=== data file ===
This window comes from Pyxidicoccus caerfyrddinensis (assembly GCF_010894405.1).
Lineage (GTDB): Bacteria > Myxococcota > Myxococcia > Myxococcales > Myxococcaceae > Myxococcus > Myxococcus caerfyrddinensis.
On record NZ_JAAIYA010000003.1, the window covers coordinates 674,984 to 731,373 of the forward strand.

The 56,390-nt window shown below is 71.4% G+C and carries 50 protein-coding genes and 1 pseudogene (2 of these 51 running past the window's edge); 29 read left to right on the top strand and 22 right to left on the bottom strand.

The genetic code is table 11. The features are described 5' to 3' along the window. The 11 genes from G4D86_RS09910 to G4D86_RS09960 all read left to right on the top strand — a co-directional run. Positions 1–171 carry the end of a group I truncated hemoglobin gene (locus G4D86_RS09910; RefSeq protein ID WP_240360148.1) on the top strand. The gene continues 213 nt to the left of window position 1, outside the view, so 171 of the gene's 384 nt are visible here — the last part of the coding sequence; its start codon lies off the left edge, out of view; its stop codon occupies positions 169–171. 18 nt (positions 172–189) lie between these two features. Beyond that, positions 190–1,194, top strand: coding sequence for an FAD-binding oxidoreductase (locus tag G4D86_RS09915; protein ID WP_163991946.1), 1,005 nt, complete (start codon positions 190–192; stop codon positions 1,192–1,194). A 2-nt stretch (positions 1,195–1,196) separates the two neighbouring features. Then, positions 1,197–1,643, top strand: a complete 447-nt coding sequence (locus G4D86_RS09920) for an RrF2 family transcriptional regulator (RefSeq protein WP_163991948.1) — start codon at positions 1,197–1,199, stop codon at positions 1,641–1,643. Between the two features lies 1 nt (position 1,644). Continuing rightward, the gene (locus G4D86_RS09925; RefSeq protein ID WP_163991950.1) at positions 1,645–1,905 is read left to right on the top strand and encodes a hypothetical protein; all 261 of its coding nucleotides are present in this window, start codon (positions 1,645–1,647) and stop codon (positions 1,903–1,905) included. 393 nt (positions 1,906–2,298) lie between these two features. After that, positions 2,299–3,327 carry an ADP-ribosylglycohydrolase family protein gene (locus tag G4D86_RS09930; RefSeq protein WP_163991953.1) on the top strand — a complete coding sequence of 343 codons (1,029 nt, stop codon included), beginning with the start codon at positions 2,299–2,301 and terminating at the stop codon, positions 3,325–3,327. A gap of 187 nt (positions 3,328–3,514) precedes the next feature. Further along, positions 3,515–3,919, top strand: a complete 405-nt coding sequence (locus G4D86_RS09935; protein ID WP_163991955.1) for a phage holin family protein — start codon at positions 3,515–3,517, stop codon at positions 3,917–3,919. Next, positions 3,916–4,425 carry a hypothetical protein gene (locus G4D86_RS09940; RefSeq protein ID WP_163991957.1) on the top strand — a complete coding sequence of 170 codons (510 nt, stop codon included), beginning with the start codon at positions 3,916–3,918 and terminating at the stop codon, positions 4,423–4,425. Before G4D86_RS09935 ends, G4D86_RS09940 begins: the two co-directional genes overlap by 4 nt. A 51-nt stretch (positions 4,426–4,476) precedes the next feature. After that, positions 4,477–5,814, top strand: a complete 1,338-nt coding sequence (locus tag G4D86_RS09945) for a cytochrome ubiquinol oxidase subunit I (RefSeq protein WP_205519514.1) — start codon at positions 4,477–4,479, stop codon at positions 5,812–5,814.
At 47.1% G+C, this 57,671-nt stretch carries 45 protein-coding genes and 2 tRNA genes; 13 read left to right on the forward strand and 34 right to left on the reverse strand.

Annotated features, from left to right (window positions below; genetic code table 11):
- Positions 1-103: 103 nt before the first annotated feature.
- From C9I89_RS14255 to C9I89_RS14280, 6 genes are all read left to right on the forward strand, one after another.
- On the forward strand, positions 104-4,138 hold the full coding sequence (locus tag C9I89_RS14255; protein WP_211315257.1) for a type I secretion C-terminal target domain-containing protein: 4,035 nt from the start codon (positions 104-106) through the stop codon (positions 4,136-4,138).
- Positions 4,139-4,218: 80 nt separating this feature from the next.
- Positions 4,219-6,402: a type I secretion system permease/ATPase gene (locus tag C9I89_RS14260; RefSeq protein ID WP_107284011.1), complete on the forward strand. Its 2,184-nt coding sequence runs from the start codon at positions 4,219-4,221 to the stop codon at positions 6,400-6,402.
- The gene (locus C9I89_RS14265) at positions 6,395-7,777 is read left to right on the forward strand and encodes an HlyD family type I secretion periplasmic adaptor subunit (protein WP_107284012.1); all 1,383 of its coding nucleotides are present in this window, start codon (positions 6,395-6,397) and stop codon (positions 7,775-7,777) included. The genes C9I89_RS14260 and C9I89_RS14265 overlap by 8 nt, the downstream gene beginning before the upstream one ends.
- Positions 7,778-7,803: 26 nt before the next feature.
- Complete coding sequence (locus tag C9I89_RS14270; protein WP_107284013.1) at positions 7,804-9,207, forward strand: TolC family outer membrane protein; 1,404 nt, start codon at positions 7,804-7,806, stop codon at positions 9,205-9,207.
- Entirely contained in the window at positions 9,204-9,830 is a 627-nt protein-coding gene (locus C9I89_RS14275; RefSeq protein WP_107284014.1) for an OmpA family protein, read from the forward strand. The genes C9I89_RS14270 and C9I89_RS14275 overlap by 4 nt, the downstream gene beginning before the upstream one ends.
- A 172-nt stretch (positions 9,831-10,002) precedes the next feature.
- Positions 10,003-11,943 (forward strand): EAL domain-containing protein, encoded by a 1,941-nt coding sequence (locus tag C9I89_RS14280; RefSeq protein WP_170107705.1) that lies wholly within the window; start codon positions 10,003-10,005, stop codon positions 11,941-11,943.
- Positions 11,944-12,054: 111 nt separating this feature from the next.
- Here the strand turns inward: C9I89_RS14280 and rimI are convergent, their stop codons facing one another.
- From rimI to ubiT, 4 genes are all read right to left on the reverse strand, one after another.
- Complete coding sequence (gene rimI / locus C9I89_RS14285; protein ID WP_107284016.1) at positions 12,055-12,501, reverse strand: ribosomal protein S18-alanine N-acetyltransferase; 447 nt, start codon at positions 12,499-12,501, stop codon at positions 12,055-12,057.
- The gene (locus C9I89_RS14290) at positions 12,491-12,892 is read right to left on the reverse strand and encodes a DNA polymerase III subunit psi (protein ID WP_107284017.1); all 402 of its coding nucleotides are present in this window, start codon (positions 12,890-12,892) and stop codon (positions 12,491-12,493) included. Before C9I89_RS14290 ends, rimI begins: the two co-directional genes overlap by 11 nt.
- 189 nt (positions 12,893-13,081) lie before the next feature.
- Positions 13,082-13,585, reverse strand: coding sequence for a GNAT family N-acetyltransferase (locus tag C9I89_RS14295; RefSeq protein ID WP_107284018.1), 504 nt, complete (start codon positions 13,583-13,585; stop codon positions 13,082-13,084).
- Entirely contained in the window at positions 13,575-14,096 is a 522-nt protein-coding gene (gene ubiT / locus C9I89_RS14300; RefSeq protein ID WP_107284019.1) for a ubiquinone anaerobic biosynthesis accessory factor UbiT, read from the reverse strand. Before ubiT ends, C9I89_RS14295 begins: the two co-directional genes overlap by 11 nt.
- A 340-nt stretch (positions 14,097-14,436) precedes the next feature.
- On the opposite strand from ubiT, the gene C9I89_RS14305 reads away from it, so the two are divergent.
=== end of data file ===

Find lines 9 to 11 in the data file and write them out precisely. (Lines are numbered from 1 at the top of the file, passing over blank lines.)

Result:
- From C9I89_RS14255 to C9I89_RS14280, 6 genes are all read left to right on the forward strand, one after another.
- On the forward strand, positions 104-4,138 hold the full coding sequence (locus tag C9I89_RS14255; protein WP_211315257.1) for a type I secretion C-terminal target domain-containing protein: 4,035 nt from the start codon (positions 104-106) through the stop codon (positions 4,136-4,138).
- Positions 4,139-4,218: 80 nt separating this feature from the next.